A different style of course, Royal North Devon is rough-hewn and is not in the least bit polished. Therein lies its charm. Playing at Royal North Devon is the antithesis of sitting in a golf cart for a five hour round waiting for the group ahead of you to line up their fourth putt. This is golf at its simplest and purest. For a variety of reasons, not the least of which is the common land, the course is a bit rough around the edges. There are also no yardage markers, but only simple grey rocks to mark off 150 yards. The greenskeeper here clearly doesn't have Augusta envy like many courses in the U.S. This is a course where you play the ball where it lies, commune with nature and go back to the game's roots. If golf is a metaphor for life, then Royal North Devon is its best example: it's not all neat and tidy; rub of the green as it's called. Royal North Devon also features a lot of blind tee shots. There are aiming poles on quite a few holes, especially on the back nine, which plays away from the water and features an abundance of marshland grass. These grasses are called 'Great Sea Rushes' and you want to steer clear of them since they eat golf balls. The thirteenth hole is a 442-yard par five named "Lundy." It is a unique hole in several regards. First, it is short for a par five. Second, it is really a sheep pasture masquerading as a fairway, and third, the green is diabolical. How do you make a very short par five a difficult hole? Put in an inverted saucer green, make it circular and only 25 feet in diameter. I am embarrassed to say that I four putted the darn thing after being 10 feet off the green in two. This is golf from the old school, and although it probably won’t appeal to everyone, it is a special place to enjoy the game and its history.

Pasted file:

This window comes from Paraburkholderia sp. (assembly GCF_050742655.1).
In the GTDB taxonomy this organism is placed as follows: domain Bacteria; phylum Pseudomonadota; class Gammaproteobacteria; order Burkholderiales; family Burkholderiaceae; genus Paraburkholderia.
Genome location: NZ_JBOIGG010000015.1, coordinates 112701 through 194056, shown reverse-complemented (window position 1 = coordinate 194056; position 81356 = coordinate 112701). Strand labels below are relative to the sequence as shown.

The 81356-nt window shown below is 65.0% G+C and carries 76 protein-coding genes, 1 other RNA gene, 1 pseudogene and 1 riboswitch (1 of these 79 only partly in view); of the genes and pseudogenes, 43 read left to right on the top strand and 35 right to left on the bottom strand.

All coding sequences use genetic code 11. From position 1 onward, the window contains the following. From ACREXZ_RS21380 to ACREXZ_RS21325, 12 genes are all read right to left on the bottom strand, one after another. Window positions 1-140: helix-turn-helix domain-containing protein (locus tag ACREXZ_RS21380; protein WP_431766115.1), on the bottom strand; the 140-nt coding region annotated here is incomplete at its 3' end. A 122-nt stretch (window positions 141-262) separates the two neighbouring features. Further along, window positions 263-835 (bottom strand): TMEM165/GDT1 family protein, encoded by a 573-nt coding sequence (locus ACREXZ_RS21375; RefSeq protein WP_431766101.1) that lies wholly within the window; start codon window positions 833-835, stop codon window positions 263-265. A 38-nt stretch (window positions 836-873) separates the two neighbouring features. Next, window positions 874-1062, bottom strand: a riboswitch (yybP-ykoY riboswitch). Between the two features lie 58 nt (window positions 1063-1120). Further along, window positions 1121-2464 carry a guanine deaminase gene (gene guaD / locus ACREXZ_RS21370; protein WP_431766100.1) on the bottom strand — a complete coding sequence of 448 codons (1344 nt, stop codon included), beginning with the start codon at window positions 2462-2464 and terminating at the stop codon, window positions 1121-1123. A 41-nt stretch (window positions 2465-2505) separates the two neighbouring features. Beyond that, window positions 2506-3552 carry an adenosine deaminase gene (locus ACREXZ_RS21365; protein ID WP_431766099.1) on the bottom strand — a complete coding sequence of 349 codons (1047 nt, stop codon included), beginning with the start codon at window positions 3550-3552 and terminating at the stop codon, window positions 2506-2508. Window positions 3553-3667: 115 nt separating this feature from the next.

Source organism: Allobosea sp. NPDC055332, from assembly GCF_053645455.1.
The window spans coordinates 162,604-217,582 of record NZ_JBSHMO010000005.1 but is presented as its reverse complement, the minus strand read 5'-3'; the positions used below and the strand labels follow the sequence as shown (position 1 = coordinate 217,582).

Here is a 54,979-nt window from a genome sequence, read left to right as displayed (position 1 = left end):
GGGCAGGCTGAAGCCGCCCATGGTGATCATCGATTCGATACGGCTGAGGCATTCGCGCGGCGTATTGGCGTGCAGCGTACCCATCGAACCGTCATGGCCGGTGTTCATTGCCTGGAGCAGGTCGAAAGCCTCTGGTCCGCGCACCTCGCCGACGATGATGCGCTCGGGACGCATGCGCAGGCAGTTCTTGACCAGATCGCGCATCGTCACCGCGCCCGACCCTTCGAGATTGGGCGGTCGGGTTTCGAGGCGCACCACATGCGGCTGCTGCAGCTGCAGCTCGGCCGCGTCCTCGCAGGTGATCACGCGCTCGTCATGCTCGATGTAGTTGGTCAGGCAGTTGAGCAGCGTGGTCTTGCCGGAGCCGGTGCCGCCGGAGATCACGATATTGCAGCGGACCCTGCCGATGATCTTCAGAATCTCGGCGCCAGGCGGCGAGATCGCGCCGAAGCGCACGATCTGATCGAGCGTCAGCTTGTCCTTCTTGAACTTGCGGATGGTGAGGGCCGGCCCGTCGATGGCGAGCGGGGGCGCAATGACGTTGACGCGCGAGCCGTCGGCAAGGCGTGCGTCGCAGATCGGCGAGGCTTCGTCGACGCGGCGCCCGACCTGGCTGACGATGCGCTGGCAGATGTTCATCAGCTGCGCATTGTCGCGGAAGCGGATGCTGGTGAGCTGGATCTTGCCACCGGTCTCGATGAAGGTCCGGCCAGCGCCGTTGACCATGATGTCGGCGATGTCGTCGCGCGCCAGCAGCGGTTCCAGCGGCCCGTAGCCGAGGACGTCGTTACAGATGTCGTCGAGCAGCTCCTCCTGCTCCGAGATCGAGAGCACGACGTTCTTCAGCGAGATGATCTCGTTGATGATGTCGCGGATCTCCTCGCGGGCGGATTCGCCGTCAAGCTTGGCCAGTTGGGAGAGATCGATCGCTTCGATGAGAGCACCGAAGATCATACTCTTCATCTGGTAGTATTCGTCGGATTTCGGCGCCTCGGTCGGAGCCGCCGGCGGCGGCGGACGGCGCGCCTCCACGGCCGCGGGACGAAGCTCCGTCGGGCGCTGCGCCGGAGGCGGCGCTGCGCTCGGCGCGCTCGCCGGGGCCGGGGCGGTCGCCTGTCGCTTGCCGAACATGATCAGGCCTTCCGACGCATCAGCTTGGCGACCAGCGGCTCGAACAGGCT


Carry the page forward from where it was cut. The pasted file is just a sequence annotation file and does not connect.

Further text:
Date: October 20, 2019